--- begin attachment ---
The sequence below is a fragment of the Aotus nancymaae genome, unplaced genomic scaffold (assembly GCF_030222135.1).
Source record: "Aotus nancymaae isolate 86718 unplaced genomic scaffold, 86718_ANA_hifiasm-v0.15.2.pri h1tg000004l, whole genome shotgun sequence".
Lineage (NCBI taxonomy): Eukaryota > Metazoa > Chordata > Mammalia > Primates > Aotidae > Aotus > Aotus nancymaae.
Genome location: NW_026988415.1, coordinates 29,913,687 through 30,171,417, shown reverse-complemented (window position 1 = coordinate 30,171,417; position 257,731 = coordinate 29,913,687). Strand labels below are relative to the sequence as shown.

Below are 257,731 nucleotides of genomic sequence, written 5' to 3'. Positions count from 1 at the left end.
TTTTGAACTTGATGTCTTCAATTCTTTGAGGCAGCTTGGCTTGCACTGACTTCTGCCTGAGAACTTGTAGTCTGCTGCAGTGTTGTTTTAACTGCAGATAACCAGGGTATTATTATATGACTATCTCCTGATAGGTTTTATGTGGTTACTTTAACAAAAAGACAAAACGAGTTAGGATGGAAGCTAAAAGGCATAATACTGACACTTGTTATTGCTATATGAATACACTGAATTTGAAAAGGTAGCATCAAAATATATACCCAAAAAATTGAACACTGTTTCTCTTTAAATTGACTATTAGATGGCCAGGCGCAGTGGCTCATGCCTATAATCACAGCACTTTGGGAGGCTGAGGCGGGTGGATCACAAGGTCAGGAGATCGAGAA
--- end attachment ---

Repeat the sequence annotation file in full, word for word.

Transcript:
The sequence below is a fragment of the Aotus nancymaae genome, unplaced genomic scaffold (assembly GCF_030222135.1).
Source record: "Aotus nancymaae isolate 86718 unplaced genomic scaffold, 86718_ANA_hifiasm-v0.15.2.pri h1tg000004l, whole genome shotgun sequence".
Lineage (NCBI taxonomy): Eukaryota > Metazoa > Chordata > Mammalia > Primates > Aotidae > Aotus > Aotus nancymaae.
Genome location: NW_026988415.1, coordinates 29,913,687 through 30,171,417, shown reverse-complemented (window position 1 = coordinate 30,171,417; position 257,731 = coordinate 29,913,687). Strand labels below are relative to the sequence as shown.

Below are 257,731 nucleotides of genomic sequence, written 5' to 3'. Positions count from 1 at the left end.
TTTTGAACTTGATGTCTTCAATTCTTTGAGGCAGCTTGGCTTGCACTGACTTCTGCCTGAGAACTTGTAGTCTGCTGCAGTGTTGTTTTAACTGCAGATAACCAGGGTATTATTATATGACTATCTCCTGATAGGTTTTATGTGGTTACTTTAACAAAAAGACAAAACGAGTTAGGATGGAAGCTAAAAGGCATAATACTGACACTTGTTATTGCTATATGAATACACTGAATTTGAAAAGGTAGCATCAAAATATATACCCAAAAAATTGAACACTGTTTCTCTTTAAATTGACTATTAGATGGCCAGGCGCAGTGGCTCATGCCTATAATCACAGCACTTTGGGAGGCTGAGGCGGGTGGATCACAAGGTCAGGAGATCGAGAA